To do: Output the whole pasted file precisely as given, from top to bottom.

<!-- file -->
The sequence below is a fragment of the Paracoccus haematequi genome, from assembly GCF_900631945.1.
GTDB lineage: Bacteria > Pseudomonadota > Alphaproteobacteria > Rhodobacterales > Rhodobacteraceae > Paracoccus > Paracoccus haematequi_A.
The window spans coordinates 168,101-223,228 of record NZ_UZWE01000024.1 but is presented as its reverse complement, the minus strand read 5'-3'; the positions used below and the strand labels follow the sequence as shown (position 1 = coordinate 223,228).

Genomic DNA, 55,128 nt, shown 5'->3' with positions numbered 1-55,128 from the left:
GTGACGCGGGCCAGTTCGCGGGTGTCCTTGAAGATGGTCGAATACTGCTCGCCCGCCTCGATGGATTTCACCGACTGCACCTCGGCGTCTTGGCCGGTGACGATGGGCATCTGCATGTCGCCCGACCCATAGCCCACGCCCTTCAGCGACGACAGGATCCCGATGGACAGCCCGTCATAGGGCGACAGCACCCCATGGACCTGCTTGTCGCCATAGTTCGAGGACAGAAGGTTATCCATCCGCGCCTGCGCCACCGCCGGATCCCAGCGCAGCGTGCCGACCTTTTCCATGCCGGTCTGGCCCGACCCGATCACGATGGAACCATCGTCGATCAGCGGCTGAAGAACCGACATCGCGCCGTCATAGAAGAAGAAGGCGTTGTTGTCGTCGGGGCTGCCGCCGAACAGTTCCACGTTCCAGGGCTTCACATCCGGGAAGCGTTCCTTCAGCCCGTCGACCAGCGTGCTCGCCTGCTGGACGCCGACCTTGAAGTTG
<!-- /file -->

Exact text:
The sequence below is a fragment of the Paracoccus haematequi genome, from assembly GCF_900631945.1.
GTDB lineage: Bacteria > Pseudomonadota > Alphaproteobacteria > Rhodobacterales > Rhodobacteraceae > Paracoccus > Paracoccus haematequi_A.
The window spans coordinates 168,101-223,228 of record NZ_UZWE01000024.1 but is presented as its reverse complement, the minus strand read 5'-3'; the positions used below and the strand labels follow the sequence as shown (position 1 = coordinate 223,228).

Genomic DNA, 55,128 nt, shown 5'->3' with positions numbered 1-55,128 from the left:
GTGACGCGGGCCAGTTCGCGGGTGTCCTTGAAGATGGTCGAATACTGCTCGCCCGCCTCGATGGATTTCACCGACTGCACCTCGGCGTCTTGGCCGGTGACGATGGGCATCTGCATGTCGCCCGACCCATAGCCCACGCCCTTCAGCGACGACAGGATCCCGATGGACAGCCCGTCATAGGGCGACAGCACCCCATGGACCTGCTTGTCGCCATAGTTCGAGGACAGAAGGTTATCCATCCGCGCCTGCGCCACCGCCGGATCCCAGCGCAGCGTGCCGACCTTTTCCATGCCGGTCTGGCCCGACCCGATCACGATGGAACCATCGTCGATCAGCGGCTGAAGAACCGACATCGCGCCGTCATAGAAGAAGAAGGCGTTGTTGTCGTCGGGGCTGCCGCCGAACAGTTCCACGTTCCAGGGCTTCACATCCGGGAAGCGTTCCTTCAGCCCGTCGACCAGCGTGCTCGCCTGCTGGACGCCGACCTTGAAGTTG